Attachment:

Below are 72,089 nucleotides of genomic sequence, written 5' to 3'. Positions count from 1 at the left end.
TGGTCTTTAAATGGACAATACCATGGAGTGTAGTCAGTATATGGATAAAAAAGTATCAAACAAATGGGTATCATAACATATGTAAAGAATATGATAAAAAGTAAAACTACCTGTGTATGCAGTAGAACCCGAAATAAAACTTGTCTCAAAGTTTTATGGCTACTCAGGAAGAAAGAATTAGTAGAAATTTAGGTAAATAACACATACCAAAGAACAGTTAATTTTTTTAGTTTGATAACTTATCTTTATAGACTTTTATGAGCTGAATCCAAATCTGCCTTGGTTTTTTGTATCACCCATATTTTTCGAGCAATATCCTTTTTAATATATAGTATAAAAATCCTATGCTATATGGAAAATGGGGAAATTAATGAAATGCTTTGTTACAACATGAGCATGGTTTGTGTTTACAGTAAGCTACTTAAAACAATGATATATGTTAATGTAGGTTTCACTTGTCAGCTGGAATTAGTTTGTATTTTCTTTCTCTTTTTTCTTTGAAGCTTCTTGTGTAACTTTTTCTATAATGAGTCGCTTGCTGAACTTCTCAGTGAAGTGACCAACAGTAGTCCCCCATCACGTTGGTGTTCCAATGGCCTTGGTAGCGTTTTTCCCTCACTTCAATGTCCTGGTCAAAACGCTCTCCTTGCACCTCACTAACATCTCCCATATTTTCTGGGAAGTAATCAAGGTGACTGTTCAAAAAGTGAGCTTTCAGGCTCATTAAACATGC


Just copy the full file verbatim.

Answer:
Below are 72,089 nucleotides of genomic sequence, written 5' to 3'. Positions count from 1 at the left end.
TGGTCTTTAAATGGACAATACCATGGAGTGTAGTCAGTATATGGATAAAAAAGTATCAAACAAATGGGTATCATAACATATGTAAAGAATATGATAAAAAGTAAAACTACCTGTGTATGCAGTAGAACCCGAAATAAAACTTGTCTCAAAGTTTTATGGCTACTCAGGAAGAAAGAATTAGTAGAAATTTAGGTAAATAACACATACCAAAGAACAGTTAATTTTTTTAGTTTGATAACTTATCTTTATAGACTTTTATGAGCTGAATCCAAATCTGCCTTGGTTTTTTGTATCACCCATATTTTTCGAGCAATATCCTTTTTAATATATAGTATAAAAATCCTATGCTATATGGAAAATGGGGAAATTAATGAAATGCTTTGTTACAACATGAGCATGGTTTGTGTTTACAGTAAGCTACTTAAAACAATGATATATGTTAATGTAGGTTTCACTTGTCAGCTGGAATTAGTTTGTATTTTCTTTCTCTTTTTTCTTTGAAGCTTCTTGTGTAACTTTTTCTATAATGAGTCGCTTGCTGAACTTCTCAGTGAAGTGACCAACAGTAGTCCCCCATCACGTTGGTGTTCCAATGGCCTTGGTAGCGTTTTTCCCTCACTTCAATGTCCTGGTCAAAACGCTCTCCTTGCACCTCACTAACATCTCCCATATTTTCTGGGAAGTAATCAAGGTGACTGTTCAAAAAGTGAGCTTTCAGGCTCATTAAACATGC